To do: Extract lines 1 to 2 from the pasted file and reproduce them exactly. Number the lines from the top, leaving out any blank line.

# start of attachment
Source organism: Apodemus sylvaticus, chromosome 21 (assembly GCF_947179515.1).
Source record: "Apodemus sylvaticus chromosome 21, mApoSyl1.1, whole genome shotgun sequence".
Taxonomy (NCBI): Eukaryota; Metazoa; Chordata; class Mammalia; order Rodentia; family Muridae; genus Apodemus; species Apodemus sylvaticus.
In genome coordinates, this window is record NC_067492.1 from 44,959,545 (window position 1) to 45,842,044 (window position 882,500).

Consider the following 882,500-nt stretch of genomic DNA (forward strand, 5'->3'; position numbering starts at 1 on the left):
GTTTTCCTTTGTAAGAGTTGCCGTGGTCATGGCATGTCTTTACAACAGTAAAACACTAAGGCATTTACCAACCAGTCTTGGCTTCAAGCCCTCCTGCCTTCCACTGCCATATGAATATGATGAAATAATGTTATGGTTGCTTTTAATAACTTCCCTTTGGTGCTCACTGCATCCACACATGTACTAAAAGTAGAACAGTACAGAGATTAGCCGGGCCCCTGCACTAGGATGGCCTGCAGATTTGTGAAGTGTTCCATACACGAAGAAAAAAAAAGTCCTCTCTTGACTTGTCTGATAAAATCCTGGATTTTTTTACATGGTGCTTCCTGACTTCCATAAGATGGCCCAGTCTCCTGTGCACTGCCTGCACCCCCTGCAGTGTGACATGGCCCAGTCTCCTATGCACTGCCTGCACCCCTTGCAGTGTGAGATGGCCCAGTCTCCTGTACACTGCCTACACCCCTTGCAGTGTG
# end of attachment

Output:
Source organism: Apodemus sylvaticus, chromosome 21 (assembly GCF_947179515.1).
Source record: "Apodemus sylvaticus chromosome 21, mApoSyl1.1, whole genome shotgun sequence".